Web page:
Educ. Sci. 2017, 7(2), 51; doi:10.3390/educsci7020051
Received: 16 January 2017 / Revised: 17 April 2017 / Accepted: 18 April 2017 / Published: 1 May 2017
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Abstract
Students with disabilities are often framed as “the problem” and have limited opportunities to engage in standards based mathematics, leading to persistent underachievement. In this paper, we investigate a research divide between mathematics educational research for students with and without disabilities, a divide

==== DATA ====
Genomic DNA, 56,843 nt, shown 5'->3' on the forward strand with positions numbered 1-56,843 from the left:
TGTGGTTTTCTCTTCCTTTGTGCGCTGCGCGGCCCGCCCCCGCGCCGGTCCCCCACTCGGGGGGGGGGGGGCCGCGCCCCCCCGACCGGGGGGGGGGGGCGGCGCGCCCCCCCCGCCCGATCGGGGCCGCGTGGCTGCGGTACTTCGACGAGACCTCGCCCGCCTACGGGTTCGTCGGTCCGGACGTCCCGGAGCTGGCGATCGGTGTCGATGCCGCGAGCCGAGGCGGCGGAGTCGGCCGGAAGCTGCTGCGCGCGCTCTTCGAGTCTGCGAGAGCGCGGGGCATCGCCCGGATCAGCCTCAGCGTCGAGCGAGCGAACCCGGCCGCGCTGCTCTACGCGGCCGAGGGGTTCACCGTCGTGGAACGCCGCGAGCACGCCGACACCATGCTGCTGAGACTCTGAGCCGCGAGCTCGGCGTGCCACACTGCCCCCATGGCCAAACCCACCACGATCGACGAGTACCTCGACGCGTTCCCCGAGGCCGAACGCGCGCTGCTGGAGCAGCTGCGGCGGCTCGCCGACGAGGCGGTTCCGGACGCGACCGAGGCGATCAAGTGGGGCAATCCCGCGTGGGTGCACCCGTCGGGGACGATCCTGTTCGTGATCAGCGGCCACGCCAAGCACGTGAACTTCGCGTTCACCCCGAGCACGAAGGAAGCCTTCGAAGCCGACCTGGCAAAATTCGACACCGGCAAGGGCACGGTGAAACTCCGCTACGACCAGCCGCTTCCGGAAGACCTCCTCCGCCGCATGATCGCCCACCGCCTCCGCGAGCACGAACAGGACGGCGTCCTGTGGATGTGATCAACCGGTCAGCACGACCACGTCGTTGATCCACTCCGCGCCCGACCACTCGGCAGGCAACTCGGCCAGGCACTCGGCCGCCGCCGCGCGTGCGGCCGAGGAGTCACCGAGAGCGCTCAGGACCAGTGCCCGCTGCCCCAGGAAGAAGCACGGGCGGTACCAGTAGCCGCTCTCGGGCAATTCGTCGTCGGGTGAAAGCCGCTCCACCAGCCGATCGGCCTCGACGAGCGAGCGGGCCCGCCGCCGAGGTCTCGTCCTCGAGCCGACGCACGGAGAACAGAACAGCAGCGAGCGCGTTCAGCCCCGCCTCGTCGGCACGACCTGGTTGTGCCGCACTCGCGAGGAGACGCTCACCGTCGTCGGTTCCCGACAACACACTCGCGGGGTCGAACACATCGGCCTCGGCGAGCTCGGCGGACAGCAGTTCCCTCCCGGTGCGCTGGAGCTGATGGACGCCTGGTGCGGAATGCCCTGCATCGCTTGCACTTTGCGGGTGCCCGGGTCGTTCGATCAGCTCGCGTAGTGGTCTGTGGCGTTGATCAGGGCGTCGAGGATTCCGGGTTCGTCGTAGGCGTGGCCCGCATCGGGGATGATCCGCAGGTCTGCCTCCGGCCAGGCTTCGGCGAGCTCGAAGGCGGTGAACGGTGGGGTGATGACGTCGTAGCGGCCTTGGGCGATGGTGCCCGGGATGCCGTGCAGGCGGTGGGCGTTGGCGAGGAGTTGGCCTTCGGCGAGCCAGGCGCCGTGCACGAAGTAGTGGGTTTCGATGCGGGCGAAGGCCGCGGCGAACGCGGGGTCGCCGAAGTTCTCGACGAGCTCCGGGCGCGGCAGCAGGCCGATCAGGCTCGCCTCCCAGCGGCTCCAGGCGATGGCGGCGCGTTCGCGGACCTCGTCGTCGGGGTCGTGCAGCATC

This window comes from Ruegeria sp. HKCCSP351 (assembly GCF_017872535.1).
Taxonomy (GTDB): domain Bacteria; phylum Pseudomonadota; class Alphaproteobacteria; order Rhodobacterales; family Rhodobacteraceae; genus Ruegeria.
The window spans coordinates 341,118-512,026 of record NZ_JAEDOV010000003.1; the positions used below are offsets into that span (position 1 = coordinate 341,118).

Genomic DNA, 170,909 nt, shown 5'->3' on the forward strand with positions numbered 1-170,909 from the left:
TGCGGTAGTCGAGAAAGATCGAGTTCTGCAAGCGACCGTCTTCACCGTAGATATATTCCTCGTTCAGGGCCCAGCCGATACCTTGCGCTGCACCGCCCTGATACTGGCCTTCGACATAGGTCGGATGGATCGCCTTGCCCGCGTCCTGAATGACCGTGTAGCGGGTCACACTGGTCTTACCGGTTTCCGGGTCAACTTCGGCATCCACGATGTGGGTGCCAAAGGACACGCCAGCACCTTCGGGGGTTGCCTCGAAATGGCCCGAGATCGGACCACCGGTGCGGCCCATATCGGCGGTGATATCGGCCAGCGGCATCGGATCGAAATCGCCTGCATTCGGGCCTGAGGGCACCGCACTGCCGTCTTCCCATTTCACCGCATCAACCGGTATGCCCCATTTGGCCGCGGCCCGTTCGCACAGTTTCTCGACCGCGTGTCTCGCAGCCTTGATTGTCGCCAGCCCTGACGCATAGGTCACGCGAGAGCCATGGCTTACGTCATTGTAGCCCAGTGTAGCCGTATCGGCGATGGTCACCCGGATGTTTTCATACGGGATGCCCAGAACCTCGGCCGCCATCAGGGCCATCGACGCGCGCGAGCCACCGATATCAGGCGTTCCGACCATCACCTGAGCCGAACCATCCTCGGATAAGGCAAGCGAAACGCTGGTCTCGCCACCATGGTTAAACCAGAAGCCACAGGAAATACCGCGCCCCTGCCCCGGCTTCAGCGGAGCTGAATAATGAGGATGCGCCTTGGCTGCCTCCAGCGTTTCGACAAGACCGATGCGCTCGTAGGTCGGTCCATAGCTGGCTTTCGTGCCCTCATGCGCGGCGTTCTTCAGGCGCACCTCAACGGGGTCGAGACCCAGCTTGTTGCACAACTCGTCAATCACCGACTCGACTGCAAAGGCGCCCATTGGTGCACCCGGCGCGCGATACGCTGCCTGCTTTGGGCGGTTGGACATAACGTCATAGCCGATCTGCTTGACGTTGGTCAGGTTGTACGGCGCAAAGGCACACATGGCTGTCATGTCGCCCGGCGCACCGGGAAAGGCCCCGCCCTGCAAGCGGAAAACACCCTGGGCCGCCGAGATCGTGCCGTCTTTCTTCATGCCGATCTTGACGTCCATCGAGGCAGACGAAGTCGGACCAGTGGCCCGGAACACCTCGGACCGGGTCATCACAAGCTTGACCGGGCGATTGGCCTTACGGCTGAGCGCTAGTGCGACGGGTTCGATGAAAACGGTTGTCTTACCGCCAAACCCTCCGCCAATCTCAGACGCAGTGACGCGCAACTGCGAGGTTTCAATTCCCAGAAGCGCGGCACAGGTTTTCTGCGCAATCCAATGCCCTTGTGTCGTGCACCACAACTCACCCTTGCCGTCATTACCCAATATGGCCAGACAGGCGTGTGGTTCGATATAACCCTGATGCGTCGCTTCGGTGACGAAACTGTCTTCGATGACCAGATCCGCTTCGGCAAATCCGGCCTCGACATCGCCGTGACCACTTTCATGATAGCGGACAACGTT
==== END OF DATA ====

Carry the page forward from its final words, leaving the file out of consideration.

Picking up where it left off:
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Students with disabilities are often framed as “the problem” and have limited opportunities to engage in standards based mathematics, leading to persistent underachievement. In this paper, we investigate a research divide between mathematics educational research for students with and without disabilities, a divide with significant differences in the theoretical orientations and research methodologies used to understand learners. Based on an analysis of 149 mathematics educational research articles published between 2013 and 2015, we found significant differences between articles focused on learners with and without disabilities. For those with disabilities, mathematical problem solving was understood primarily from behavioral and information processing theoretical perspectives, while for those without disabilities, problem solving was understood primarily through constructivist and sociocultural perspectives. While 86% of research on problem-solving including students with disabilities was quantitative, only 35% of research on students without disabilities was quantitative. Fifty percent of problem-solving research on students without disabilities was qualitative, compared to only 6% of research on students with disabilities. Problem solving, then, is studied in very different ways for learners with and without disabilities. Students without disabilities are studied through close analysis of learning, often individual. Students with disabilities are most often studied quantitatively, in groups, with little analysis of individual thinking. By offering only a limited range of methods and theoretical orientations, this research divide reifies deficit constructions of students with disabilities. Full article